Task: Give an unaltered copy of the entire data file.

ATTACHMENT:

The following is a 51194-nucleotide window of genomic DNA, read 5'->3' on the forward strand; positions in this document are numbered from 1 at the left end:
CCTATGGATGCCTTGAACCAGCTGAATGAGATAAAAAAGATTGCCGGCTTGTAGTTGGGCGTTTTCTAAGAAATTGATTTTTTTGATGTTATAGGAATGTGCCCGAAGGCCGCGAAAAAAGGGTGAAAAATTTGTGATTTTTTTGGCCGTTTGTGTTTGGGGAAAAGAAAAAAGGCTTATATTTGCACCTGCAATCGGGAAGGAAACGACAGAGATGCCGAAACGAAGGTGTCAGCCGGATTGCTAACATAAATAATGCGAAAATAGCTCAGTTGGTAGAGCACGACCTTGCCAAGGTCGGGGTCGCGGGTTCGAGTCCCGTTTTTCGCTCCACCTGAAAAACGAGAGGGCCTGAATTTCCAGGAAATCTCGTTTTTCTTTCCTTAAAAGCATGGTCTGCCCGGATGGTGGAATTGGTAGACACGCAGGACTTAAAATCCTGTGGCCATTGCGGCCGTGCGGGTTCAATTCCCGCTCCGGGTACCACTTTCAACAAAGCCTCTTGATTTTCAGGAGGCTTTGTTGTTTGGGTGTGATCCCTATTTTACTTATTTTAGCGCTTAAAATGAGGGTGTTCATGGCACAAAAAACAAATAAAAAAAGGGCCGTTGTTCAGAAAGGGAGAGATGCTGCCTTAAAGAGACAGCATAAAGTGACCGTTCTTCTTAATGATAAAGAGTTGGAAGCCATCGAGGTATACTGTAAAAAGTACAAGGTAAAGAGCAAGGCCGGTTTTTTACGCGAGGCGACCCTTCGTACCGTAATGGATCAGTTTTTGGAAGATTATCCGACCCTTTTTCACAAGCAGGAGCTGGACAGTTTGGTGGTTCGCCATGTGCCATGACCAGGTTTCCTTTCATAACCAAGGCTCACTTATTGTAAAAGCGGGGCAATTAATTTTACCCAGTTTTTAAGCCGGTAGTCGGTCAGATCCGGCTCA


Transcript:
The following is a 51194-nucleotide window of genomic DNA, read 5'->3' on the forward strand; positions in this document are numbered from 1 at the left end:
CCTATGGATGCCTTGAACCAGCTGAATGAGATAAAAAAGATTGCCGGCTTGTAGTTGGGCGTTTTCTAAGAAATTGATTTTTTTGATGTTATAGGAATGTGCCCGAAGGCCGCGAAAAAAGGGTGAAAAATTTGTGATTTTTTTGGCCGTTTGTGTTTGGGGAAAAGAAAAAAGGCTTATATTTGCACCTGCAATCGGGAAGGAAACGACAGAGATGCCGAAACGAAGGTGTCAGCCGGATTGCTAACATAAATAATGCGAAAATAGCTCAGTTGGTAGAGCACGACCTTGCCAAGGTCGGGGTCGCGGGTTCGAGTCCCGTTTTTCGCTCCACCTGAAAAACGAGAGGGCCTGAATTTCCAGGAAATCTCGTTTTTCTTTCCTTAAAAGCATGGTCTGCCCGGATGGTGGAATTGGTAGACACGCAGGACTTAAAATCCTGTGGCCATTGCGGCCGTGCGGGTTCAATTCCCGCTCCGGGTACCACTTTCAACAAAGCCTCTTGATTTTCAGGAGGCTTTGTTGTTTGGGTGTGATCCCTATTTTACTTATTTTAGCGCTTAAAATGAGGGTGTTCATGGCACAAAAAACAAATAAAAAAAGGGCCGTTGTTCAGAAAGGGAGAGATGCTGCCTTAAAGAGACAGCATAAAGTGACCGTTCTTCTTAATGATAAAGAGTTGGAAGCCATCGAGGTATACTGTAAAAAGTACAAGGTAAAGAGCAAGGCCGGTTTTTTACGCGAGGCGACCCTTCGTACCGTAATGGATCAGTTTTTGGAAGATTATCCGACCCTTTTTCACAAGCAGGAGCTGGACAGTTTGGTGGTTCGCCATGTGCCATGACCAGGTTTCCTTTCATAACCAAGGCTCACTTATTGTAAAAGCGGGGCAATTAATTTTACCCAGTTTTTAAGCCGGTAGTCGGTCAGATCCGGCTCA